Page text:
The first half of the 122nd Session of the South Carolina General Assembly is now adjourned until January, when we will reconvene for the second half of this Session.
Several of the controversial issues we dealt with this year got some coverage but I wanted to share my personal perspective on what has been going on in Columbia.
First, let me say that serving in the legislature has been a great honor for me. In addition to being a member of the House, the Speaker has asked me to serve on the Medical, Military, and Municipal Affairs committee. Every day when I enter the House chamber I am struck by the awesome responsibility the voters have placed on me.
Without a doubt, the issue that has gotten the most attention has been the terrible condition of our state roads. For decades, our roads have deteriorated and have been largely neglected by the legislature. One of my main goals in running for office was to change the way the legislature ignores important issues until the problem has gotten completely out of control.
Unfortunately, after years of neglect, our roads have become not only an obstacle to business but also a serious safety hazard. The leadership’s solution was to take more money from ordinary citizens with higher taxes while still allowing other aspects of the government burden to expand.
The problem with this approach is that it simply throws more money around but fails to adopt significant reforms of the Department of Transportation. Without these reforms, you can be sure that we will back in a decade (or less), still struggling with the same institutional flaws and our roads will still be in need of repair.
Despite all the lobbying and debating about the roads, however, there was another issue that got less attention but was even more controversial, more complex, and a far bigger threat to the state budget. To be frank, our state pension system is a rolling train wreck which has the potential to wreak havoc on state finances.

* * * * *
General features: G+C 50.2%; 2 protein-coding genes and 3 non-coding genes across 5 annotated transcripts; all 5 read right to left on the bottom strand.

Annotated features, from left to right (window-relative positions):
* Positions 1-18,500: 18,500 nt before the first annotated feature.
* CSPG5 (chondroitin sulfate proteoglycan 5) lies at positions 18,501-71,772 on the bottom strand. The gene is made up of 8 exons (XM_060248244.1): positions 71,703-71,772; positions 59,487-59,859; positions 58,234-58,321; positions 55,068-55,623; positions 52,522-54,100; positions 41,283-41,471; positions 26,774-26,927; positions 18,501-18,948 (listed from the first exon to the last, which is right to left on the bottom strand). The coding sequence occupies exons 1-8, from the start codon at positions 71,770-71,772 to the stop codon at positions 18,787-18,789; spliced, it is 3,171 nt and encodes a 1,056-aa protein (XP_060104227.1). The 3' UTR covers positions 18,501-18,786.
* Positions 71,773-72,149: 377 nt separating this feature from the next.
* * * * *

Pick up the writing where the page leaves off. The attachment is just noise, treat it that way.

Like the roads, the state pension system has been neglected and ignored for decades. Now the bill is coming due, and taxpayers are facing a multi-billion dollar shortfall most didn’t even know existed.
What makes this issue so difficult is that we have to craft a plan to rescue South Carolina taxpayers from the shortfall without jeopardizing the retirements of teachers and other state employees. While this is a work in progress, the plan I supported increases the investment made by both employer and employee. This will help shore up our pension system and set us down the path of fiscal solvency. Currently, we have a special committee reviewing the issue and I am certain we will continue working on this issue for years to come.
On the pro-Life front, I was proud to be the lead sponsor of the Personhood Act which legally establishes that life begins at conception and ends abortion. I also supported the dismemberment bill to stop children still in the womb from being torn limb-from-limb, and I sponsored a budget proviso to help defund the abortion industry by prohibiting the use of tax money from being spent to purchase body parts of aborted babies.
The House also passed the NRA-backed Constitutional Carry bill, similar to that adopted in other states, to expand protection for our 2nd Amendment rights. I was proud to be a co-sponsor of this bill and am encouraging my colleagues in the Senate to pass it.
We all watched in horror as the tragic details of the Kohlhepp murders have played out. As a licensed real estate agent, I consider it vital that we have protections for our citizens. That’s why I supported legislation to require regular, in-depth criminal background checks of all real estate agents.
It is a great honor for me to represent our district in the General Assembly. I believe our state prospers when the burden of government on our families and businesses is limited and our rights are protected.
I hope you have found this brief update helpful. If you have any questions or concerns please let me know.